Dick Johnson submitted these notes on how to identify the designer's intended orientation for a coin or medal image, which can sometimes be tricky for works in the round like
The Mussolini token illustration in last week’s E-Sylum, which Editor Wayne stated was intact and could not be oriented correctly, brought to mind the task of orientation. The human mind
craves correct visual perspective, everything on the level.
This is particularly so for round coins and medals which can easily be rotated out of sync. Photographers often rotate an object for better light and shadows (light from above as if the sun was
shining on it). So we cannot rely on the photographer for accurate orientation - the photo must be corrected in preparation for publishing.
Each side of the Mussolini token gives easy clues. The reverse, shown on the left, shows a ground line the horse is standing on, an ideal horizontal requirement. The obverse has three clues: the
figures of the date should be level, the eyes should be on the same plane, and the legend begins and ends on the same horizontal point.
Here are some tips identifying both horizontal and vertical clues:
• Lettering and figures generally are horizontal.
• Exceptions: legends, arc and undulating baselines of lettering.
• Exergues, ground lines, baselines, skylines are horizontal.
• First and last letter of legends generally end on the same level point.
• Ends of half wreaths begin and end on the same level point.
• Eyes in a portrait are generally on the same level.
• Cartouches are always level horizontally.
• Compass points are both horizontal and vertical.
• Sides of buildings are vertical.
• Smokestacks, columns, candles, caduceus are vertical.
• Anything horizontal or vertical in nature must be shown likewise on a numismatic design.
Having said that, when the rules are broken, an artist may create a design in mixed perspective by artistic license.
Thanks, Dick. Great tips!
As for photo editing, never say never. Of course the images COULD be properly oriented, but it takes time, skill and the right tools. As it happened that item was among the last I added to last
week's issue, and I was running low on time and decided to run it as-is. Yeah, it's lazy, but whaddaya want for a free internet publication? I'm glad I did though, because it generated a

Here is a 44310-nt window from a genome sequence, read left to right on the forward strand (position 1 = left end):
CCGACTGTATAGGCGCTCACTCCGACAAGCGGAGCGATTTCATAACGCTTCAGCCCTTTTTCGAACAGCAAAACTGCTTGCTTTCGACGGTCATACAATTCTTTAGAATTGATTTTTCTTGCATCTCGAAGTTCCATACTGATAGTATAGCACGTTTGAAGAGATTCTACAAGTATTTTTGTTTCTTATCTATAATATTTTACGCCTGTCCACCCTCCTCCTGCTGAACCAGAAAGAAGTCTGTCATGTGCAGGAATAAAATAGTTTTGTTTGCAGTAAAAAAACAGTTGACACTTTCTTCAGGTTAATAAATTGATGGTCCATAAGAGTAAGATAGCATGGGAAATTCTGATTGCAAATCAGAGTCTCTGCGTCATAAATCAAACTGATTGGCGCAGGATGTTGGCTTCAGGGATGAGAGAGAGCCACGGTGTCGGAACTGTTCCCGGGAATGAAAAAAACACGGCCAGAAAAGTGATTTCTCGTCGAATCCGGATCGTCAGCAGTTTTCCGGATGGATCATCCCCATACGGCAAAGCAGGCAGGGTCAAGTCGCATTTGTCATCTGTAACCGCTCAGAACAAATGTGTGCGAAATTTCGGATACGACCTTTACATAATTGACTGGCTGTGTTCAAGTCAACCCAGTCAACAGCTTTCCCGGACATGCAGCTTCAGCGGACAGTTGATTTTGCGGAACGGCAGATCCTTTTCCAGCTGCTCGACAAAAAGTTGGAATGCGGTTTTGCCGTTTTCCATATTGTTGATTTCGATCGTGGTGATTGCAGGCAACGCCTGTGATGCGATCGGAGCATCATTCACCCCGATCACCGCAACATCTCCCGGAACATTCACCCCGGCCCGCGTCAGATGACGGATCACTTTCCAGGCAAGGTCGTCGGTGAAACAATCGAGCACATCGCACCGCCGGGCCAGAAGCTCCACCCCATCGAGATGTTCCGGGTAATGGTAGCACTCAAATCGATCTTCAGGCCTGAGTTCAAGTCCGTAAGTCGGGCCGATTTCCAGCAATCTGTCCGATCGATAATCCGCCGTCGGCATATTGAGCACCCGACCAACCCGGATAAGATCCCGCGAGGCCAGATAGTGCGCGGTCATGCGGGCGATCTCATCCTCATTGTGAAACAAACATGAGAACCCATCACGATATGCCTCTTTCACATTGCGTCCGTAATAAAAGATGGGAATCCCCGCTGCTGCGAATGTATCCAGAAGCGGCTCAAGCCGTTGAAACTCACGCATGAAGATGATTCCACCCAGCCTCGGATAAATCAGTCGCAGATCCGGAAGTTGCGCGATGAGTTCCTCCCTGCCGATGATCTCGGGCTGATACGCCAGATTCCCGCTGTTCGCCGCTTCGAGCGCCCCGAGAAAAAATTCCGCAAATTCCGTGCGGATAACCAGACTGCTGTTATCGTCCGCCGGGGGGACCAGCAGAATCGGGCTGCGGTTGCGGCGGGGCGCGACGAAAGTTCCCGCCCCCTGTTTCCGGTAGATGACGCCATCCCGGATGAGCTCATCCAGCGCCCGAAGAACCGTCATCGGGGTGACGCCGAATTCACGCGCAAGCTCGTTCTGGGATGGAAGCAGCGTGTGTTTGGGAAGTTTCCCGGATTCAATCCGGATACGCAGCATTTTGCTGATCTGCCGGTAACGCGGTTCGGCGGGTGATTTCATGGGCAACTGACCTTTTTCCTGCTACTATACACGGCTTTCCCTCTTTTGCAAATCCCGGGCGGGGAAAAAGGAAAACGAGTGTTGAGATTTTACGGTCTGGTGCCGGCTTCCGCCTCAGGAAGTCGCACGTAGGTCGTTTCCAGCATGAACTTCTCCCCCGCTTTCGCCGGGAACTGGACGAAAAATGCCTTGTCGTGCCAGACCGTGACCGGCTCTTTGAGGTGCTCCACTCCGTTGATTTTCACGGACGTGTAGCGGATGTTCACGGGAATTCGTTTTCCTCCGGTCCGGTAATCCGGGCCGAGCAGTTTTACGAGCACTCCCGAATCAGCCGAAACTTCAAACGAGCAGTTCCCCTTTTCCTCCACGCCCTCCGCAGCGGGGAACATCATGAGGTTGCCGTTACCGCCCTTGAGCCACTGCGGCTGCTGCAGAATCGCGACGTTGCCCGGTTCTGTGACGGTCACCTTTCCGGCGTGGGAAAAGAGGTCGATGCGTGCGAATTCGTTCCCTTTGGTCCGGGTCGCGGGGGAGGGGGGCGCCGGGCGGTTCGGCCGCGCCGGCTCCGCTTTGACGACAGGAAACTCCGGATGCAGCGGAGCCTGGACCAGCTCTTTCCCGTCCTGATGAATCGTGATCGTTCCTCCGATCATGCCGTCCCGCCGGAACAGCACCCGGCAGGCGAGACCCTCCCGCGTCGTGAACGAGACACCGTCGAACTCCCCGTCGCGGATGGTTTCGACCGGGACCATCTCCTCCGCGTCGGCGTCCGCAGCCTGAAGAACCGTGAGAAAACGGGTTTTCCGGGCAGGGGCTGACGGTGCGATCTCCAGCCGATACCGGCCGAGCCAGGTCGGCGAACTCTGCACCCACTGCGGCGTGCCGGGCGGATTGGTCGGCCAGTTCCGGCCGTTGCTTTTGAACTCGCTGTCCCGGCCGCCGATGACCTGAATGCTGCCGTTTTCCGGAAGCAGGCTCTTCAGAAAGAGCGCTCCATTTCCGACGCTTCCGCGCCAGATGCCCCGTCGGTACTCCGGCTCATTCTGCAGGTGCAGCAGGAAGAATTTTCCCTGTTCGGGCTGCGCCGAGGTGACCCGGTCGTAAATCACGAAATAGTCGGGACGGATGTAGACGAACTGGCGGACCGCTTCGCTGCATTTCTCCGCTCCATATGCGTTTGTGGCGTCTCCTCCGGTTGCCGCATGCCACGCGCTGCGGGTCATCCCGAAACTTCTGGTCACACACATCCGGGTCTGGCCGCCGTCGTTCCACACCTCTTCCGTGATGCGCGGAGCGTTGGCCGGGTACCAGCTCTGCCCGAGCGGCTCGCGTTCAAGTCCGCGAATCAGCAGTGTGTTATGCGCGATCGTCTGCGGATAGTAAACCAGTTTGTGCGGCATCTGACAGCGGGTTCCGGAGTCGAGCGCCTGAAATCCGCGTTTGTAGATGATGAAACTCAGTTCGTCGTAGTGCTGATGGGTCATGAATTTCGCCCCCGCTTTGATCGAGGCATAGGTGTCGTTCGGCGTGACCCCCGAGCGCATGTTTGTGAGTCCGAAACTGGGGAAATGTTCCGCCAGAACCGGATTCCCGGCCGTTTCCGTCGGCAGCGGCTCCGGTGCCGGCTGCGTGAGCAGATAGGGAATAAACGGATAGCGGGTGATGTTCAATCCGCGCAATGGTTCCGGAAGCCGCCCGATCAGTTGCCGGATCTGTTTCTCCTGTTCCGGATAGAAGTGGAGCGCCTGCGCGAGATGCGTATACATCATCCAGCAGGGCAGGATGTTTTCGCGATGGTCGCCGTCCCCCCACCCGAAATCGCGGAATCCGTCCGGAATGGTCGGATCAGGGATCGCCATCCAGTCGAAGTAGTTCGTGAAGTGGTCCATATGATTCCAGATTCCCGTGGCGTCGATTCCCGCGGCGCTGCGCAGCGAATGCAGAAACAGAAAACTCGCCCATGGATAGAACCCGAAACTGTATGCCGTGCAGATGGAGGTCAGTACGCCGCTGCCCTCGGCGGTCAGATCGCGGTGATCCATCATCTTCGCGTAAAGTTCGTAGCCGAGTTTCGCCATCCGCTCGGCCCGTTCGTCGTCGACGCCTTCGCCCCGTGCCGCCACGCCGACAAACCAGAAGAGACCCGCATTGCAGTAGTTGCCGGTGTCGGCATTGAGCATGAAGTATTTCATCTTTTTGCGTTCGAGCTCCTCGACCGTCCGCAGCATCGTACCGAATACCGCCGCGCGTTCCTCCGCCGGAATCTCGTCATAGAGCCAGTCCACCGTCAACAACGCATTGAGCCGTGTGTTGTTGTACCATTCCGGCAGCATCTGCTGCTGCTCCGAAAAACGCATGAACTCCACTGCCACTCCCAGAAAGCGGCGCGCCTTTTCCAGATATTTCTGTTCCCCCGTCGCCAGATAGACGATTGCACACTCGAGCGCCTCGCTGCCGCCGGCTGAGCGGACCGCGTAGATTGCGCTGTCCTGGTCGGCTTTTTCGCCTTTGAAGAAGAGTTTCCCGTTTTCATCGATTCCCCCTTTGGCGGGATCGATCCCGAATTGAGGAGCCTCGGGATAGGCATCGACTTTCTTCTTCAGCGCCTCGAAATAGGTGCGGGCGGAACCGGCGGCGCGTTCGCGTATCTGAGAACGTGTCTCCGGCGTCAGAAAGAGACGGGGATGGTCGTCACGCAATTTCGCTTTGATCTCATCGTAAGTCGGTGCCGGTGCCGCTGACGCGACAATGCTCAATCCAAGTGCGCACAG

Monday afternoon I was blessed with a holiday break and had some time at my home computer. Although I still have neither the skills nor software tools to do this work the right way, I did manage to
reorient the images to a decent degree. I do some level of editing on many of the images in each E-Sylum issue, often just cropping or resizing.
Excellent orientation! This was not a criticism of our kind editor, but a memory attack of the many hours pasting up photo Veloxes in auction catalog pages before computer publishing. I had to
quickly learn how to orient coin and medal illustrations correctly.
I shared this with reader Ron Haller-Williams who wrote in to suggest the paint.net tool for image editing. He offers the following observations. Thank you. -Editor
Caveat #1: On eBay, some people express a preference for (or insistence on) unretouched photos, so that "what you see is what you get". Not even cropping, adjustment of
brightness, contrast or colour_tone (so if the lighting shows a silver coin as golden you leave it as it is!), and I'm thinking this would apply to rotation also. I don't totally agree with
this, but ...
Well, if the coin is in a holder I could see a reason for showing its orientation in relation to the holder, as this is part of the overall eye appeal of the complete object. The
orientation of a single coin side is meaningless - rotation must be described in relation to something else. -Editor
Caveat #2: What if you are trying to portray the effect of a "rotated die"?
Interesting point. See Dick Johnson's earlier article on die alignment (linked below). For brevity cataloguers often just describe the alignment in the text in terms of
degrees of rotation. But it could be illustrated with images, where one side (probably the obverse) is oriented normally, and the other is rotated as on the coin itself. Even this is somewhat
subjective because it's not always completely evident from the coin itself what the designer intended. They don't usually include an explicit mark indicating "this is the top of the
design." Example #2 below comes close to this, though. -Editor
Caveat #3: Ignore the eyes if there are any clues to suppose that the person is doing anything other than looking ahead while standing or sitting, with the viewer (camera or artist) at the
subject's eye level.
Caveat #4: Horizontal/vertical lines in the picture (building sides, windows, doors, ground, exergue) and horizontal/vertical text & graphic lines would generally take precedence, where
there is a clash. Note the word "generally!".
These designs (all from The Netherlands) are somewhat misleading:
Examples 1 and 2
Example #1: The graphic lines are vertical, and the text sideways.
Example #2: The best clue is the "initial mark" (crown at top-dead-centre).
Examples 3 and 4
Example #3: "NEDERLAND" is balanced at 0.5 degrees clockwise, while the flag is "right" at 8.5 degrees clockwise. And the stars around the edge are balanced and upright
with no rotation!
Example #4: Again, the graphic lines are vertical, and the text sideways - but the date is skew!
As Dick noted, the designer may apply artistic license to purposely create a design in mixed perspective. Thanks, everyone. Fascinating topic. -Editor
To read the earlier E-Sylum articles, see:
NUMISMATIC NUGGETS: FEBRUARY 18, 2018 : NUMISMATIC NUGGETS: FEBRUARY 18, 2018
VOCABULARY TERMS: DIE ALIGNMENT, ROTATED DIE (http://www.coinbooks.org/v21/esylum_v21n05a15.html)
Wayne Homren, Editor
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